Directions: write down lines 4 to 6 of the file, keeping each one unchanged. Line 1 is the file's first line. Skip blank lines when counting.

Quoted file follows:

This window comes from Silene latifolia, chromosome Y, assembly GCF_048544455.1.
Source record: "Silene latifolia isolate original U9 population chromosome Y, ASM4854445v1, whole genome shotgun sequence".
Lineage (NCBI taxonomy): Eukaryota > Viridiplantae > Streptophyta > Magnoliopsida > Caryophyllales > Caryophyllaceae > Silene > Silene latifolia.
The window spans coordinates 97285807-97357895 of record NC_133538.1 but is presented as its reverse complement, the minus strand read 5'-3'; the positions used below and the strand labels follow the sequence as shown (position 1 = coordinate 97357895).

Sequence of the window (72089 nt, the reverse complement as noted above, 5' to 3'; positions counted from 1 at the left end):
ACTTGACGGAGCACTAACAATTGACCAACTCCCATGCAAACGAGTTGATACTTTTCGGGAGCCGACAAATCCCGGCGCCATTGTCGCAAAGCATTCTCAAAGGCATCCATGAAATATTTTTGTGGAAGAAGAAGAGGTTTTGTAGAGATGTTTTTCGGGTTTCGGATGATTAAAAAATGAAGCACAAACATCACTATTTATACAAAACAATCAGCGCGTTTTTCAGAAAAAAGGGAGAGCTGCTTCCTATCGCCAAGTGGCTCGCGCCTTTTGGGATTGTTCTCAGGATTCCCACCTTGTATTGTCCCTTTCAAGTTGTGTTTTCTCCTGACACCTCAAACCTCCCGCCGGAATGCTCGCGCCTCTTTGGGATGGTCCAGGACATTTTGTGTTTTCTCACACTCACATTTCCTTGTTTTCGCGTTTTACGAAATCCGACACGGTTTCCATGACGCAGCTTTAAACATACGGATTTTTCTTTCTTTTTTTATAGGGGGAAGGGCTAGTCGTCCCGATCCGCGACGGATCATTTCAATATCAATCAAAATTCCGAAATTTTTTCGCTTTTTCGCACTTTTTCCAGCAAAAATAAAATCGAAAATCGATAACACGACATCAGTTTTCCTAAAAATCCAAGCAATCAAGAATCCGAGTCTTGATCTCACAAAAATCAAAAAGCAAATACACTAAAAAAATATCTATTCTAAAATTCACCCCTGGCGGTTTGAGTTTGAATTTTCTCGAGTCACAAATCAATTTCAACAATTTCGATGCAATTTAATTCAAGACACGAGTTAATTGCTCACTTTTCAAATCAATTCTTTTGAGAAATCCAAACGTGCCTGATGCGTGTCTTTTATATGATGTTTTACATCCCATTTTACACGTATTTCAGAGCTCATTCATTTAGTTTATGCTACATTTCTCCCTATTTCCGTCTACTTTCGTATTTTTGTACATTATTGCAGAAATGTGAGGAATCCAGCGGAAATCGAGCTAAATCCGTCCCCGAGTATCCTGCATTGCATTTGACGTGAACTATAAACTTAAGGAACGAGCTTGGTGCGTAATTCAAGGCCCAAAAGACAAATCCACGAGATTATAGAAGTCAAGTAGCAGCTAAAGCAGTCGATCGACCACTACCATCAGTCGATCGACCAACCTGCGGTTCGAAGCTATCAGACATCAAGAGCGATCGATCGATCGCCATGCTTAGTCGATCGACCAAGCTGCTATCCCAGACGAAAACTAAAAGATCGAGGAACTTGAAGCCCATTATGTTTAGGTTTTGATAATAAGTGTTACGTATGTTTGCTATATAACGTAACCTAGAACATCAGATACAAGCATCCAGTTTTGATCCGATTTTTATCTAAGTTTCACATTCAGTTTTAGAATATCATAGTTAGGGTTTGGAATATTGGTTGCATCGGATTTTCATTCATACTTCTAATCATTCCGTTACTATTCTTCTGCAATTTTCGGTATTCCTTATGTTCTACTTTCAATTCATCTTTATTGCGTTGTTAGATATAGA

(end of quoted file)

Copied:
The window spans coordinates 97285807-97357895 of record NC_133538.1 but is presented as its reverse complement, the minus strand read 5'-3'; the positions used below and the strand labels follow the sequence as shown (position 1 = coordinate 97357895).

Sequence of the window (72089 nt, the reverse complement as noted above, 5' to 3'; positions counted from 1 at the left end):
ACTTGACGGAGCACTAACAATTGACCAACTCCCATGCAAACGAGTTGATACTTTTCGGGAGCCGACAAATCCCGGCGCCATTGTCGCAAAGCATTCTCAAAGGCATCCATGAAATATTTTTGTGGAAGAAGAAGAGGTTTTGTAGAGATGTTTTTCGGGTTTCGGATGATTAAAAAATGAAGCACAAACATCACTATTTATACAAAACAATCAGCGCGTTTTTCAGAAAAAAGGGAGAGCTGCTTCCTATCGCCAAGTGGCTCGCGCCTTTTGGGATTGTTCTCAGGATTCCCACCTTGTATTGTCCCTTTCAAGTTGTGTTTTCTCCTGACACCTCAAACCTCCCGCCGGAATGCTCGCGCCTCTTTGGGATGGTCCAGGACATTTTGTGTTTTCTCACACTCACATTTCCTTGTTTTCGCGTTTTACGAAATCCGACACGGTTTCCATGACGCAGCTTTAAACATACGGATTTTTCTTTCTTTTTTTATAGGGGGAAGGGCTAGTCGTCCCGATCCGCGACGGATCATTTCAATATCAATCAAAATTCCGAAATTTTTTCGCTTTTTCGCACTTTTTCCAGCAAAAATAAAATCGAAAATCGATAACACGACATCAGTTTTCCTAAAAATCCAAGCAATCAAGAATCCGAGTCTTGATCTCACAAAAATCAAAAAGCAAATACACTAAAAAAATATCTATTCTAAAATTCACCCCTGGCGGTTTGAGTTTGAATTTTCTCGAGTCACAAATCAATTTCAACAATTTCGATGCAATTTAATTCAAGACACGAGTTAATTGCTCACTTTTCAAATCAATTCTTTTGAGAAATCCAAACGTGCCTGATGCGTGTCTTTTATATGATGTTTTACATCCCATTTTACACGTATTTCAGAGCTCATTCATTTAGTTTATGCTACATTTCTCCCTATTTCCGTCTACTTTCGTATTTTTGTACATTATTGCAGAAATGTGAGGAATCCAGCGGAAATCGAGCTAAATCCGTCCCCGAGTATCCTGCATTGCATTTGACGTGAACTATAAACTTAAGGAACGAGCTTGGTGCGTAATTCAAGGCCCAAAAGACAAATCCACGAGATTATAGAAGTCAAGTAGCAGCTAAAGCAGTCGATCGACCACTACCATCAGTCGATCGACCAACCTGCGGTTCGAAGCTATCAGACATCAAGAGCGATCGATCGATCGCCATGCTTAGTCGATCGACCAAGCTGCTATCCCAGACGAAAACTAAAAGATCGAGGAACTTGAAGCCCATTATGTTTAGGTTTTGATAATAAGTGTTACGTATGTTTGCTATATAACGTAACCTAGAACATCAGATACAAGCATCCAGTTTTGATCCGATTTTTATCTAAGTTTCACATTCAGTTTTAGAATATCATAGTTAGGGTTTGGAATATTGGTTGCATCGGATTTTCATTCATACTTCTAATCATTCCGTTACTATTCTTCTGCAATTTTCGGTATTCCTTATGTTCTACTTTCAATTCATCTTTATTGCGTTGTTAGATATAGA